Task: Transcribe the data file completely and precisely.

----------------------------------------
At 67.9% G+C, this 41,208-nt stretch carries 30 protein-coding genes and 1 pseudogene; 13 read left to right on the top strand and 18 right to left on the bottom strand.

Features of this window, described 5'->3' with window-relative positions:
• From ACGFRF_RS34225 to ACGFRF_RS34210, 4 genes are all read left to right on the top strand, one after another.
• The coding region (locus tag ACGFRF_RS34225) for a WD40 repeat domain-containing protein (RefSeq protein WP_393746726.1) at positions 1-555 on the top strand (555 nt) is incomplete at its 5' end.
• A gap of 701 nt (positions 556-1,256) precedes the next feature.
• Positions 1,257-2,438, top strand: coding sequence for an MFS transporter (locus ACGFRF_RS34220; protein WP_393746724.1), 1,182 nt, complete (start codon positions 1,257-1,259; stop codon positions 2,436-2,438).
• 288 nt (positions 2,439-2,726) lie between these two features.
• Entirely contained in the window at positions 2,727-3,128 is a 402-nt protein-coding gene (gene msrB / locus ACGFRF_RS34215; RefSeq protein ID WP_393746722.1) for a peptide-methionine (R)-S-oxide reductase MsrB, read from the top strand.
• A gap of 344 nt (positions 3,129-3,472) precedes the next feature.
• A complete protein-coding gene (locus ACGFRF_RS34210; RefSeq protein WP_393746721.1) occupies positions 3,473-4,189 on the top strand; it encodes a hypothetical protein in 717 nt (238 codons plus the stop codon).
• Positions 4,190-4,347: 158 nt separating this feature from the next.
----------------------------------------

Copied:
At 67.9% G+C, this 41,208-nt stretch carries 30 protein-coding genes and 1 pseudogene; 13 read left to right on the top strand and 18 right to left on the bottom strand.

Features of this window, described 5'->3' with window-relative positions:
• From ACGFRF_RS34225 to ACGFRF_RS34210, 4 genes are all read left to right on the top strand, one after another.
• The coding region (locus tag ACGFRF_RS34225) for a WD40 repeat domain-containing protein (RefSeq protein WP_393746726.1) at positions 1-555 on the top strand (555 nt) is incomplete at its 5' end.
• A gap of 701 nt (positions 556-1,256) precedes the next feature.
• Positions 1,257-2,438, top strand: coding sequence for an MFS transporter (locus ACGFRF_RS34220; protein WP_393746724.1), 1,182 nt, complete (start codon positions 1,257-1,259; stop codon positions 2,436-2,438).
• 288 nt (positions 2,439-2,726) lie between these two features.
• Entirely contained in the window at positions 2,727-3,128 is a 402-nt protein-coding gene (gene msrB / locus ACGFRF_RS34215; RefSeq protein ID WP_393746722.1) for a peptide-methionine (R)-S-oxide reductase MsrB, read from the top strand.
• A gap of 344 nt (positions 3,129-3,472) precedes the next feature.
• A complete protein-coding gene (locus ACGFRF_RS34210; RefSeq protein WP_393746721.1) occupies positions 3,473-4,189 on the top strand; it encodes a hypothetical protein in 717 nt (238 codons plus the stop codon).
• Positions 4,190-4,347: 158 nt separating this feature from the next.